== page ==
The Frick Collection is currently hosting an exhibition dedicated to Luigi Valadier, subtitled “Splendor in Eighteenth Century Rome.” To me, the name Valadier evoked only the Casina Valadier, a building on the Pincio, in Villa Borghese, where I would meet friends for coffee. (It has now been refurbished and is also a restaurant and event space.) It turns out that the neoclassical Casina was built by the architect Giuseppe Valadier who was the son of the Luigi of the Frick show. Luigi (1726 – 1785) was a master draftsman and designer and a silver- and goldsmith. His parents had moved from France to Rome and his father too was a silversmith – Luigi’s career began in his father’s workshop. Luigi and his assistants produced objects, both religious and secular, for the pope, for noble families and for the tourists (foreign aristocrats) for whom Rome was an important destination on the Grand Tour. Although Valadier’s workshop produced hundreds of objects, most of the silverware and gold was pillaged and melted down during the Napoleonic wars so relatively few works survive today.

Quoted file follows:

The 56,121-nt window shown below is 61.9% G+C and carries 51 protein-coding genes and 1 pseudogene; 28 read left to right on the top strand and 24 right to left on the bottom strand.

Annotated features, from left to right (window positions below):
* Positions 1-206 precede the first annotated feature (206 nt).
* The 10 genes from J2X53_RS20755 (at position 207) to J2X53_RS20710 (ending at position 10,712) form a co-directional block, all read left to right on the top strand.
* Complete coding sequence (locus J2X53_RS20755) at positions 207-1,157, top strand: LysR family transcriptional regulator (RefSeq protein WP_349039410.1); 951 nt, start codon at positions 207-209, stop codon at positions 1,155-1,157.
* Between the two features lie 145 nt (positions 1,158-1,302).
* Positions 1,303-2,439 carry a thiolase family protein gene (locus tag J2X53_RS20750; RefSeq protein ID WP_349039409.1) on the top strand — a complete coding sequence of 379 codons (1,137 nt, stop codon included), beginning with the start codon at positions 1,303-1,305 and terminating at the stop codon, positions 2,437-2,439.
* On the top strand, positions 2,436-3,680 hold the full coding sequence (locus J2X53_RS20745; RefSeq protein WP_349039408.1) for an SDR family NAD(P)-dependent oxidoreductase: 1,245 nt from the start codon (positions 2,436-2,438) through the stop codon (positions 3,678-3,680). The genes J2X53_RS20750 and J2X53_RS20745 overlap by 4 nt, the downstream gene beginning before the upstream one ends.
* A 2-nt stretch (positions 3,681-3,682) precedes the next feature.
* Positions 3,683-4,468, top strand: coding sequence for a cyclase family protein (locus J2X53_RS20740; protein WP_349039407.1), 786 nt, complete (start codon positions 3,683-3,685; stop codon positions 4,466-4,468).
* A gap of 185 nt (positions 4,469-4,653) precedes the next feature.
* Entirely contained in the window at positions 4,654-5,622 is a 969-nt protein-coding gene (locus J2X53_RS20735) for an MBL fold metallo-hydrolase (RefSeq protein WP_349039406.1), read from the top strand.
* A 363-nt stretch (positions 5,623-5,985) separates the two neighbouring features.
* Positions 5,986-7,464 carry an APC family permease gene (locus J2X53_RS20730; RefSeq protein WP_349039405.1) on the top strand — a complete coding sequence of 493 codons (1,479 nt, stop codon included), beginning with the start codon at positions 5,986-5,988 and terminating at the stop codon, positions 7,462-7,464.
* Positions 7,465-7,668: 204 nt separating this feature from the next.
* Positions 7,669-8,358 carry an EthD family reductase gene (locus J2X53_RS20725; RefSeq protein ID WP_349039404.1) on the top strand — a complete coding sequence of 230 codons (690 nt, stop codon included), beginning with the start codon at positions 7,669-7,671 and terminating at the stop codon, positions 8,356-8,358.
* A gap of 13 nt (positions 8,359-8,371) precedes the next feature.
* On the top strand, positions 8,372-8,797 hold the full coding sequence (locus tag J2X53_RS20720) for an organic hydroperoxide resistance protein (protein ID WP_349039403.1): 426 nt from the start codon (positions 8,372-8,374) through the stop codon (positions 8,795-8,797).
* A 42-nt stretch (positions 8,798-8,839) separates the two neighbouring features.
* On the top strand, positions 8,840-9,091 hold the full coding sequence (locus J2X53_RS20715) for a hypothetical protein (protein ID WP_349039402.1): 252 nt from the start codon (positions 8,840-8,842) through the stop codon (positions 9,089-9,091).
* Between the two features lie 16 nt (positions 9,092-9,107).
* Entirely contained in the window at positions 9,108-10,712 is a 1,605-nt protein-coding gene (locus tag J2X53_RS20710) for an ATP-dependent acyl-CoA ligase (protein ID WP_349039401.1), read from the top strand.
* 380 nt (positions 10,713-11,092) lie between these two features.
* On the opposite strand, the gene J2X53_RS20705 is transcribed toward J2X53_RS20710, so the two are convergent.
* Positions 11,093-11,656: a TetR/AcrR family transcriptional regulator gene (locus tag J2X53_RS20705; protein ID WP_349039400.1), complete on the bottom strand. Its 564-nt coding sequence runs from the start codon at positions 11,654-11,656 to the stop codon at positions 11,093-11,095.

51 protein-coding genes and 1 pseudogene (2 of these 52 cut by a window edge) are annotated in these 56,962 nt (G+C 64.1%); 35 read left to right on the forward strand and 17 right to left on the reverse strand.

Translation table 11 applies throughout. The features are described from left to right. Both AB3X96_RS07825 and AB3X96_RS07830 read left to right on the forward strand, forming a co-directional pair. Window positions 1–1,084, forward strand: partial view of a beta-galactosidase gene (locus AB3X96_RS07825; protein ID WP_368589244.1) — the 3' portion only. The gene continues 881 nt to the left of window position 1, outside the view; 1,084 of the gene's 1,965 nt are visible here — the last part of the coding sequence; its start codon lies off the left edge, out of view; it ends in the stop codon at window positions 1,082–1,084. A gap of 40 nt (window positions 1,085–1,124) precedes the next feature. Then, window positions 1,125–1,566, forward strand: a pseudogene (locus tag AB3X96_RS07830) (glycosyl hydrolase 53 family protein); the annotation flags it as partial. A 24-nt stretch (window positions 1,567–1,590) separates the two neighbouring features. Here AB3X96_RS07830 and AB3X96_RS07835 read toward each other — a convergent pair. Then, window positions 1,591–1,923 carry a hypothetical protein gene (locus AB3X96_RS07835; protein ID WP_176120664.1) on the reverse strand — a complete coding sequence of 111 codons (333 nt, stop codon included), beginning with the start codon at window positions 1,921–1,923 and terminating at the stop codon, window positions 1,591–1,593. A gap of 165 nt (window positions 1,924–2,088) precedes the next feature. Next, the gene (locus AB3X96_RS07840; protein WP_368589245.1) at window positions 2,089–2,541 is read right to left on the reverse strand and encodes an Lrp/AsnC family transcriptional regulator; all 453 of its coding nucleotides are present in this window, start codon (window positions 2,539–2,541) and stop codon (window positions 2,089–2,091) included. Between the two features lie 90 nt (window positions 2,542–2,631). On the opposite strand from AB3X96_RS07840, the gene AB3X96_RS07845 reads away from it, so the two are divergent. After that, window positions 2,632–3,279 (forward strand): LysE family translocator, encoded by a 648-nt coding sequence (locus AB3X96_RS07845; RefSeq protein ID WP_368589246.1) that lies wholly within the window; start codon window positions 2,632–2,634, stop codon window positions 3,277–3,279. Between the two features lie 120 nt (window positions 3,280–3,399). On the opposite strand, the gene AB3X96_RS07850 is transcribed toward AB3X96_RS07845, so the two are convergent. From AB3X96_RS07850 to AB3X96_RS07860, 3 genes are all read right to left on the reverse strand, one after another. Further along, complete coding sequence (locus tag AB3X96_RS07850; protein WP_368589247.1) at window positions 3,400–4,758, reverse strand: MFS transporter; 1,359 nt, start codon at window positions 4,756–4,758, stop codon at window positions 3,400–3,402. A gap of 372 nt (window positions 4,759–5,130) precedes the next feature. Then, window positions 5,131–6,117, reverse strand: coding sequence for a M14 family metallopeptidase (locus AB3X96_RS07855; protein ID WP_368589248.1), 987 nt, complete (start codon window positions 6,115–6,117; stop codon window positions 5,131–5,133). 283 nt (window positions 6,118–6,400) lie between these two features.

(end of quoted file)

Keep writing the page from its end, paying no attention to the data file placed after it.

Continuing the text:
The Frick show is divided into three sections. One focuses on religious works, including the complete set of silver and gilt bronze statues from the altar of a cathedral in Monreale. Another is dedicated to secular objects – my favorite is a silver coffee pot with a wooden handle. The third part revolves around what I would call more whimsical works of art that use and include a remarkable range of materials. For the pope, Valadier mounted spectacular antique cameos in a frame that includes other cameos and antique gems. They are rather astounding. Yet the highlight of this section is a “deser” or large table centerpiece comprised of small recreations of ancient temples, arches and obelisks made of an incredible array of stones, marbles and metals. It’s an intricate and stunning masterpiece. All in all, I was glad to learn about this artist who amazed me where I didn’t expect to be amazed.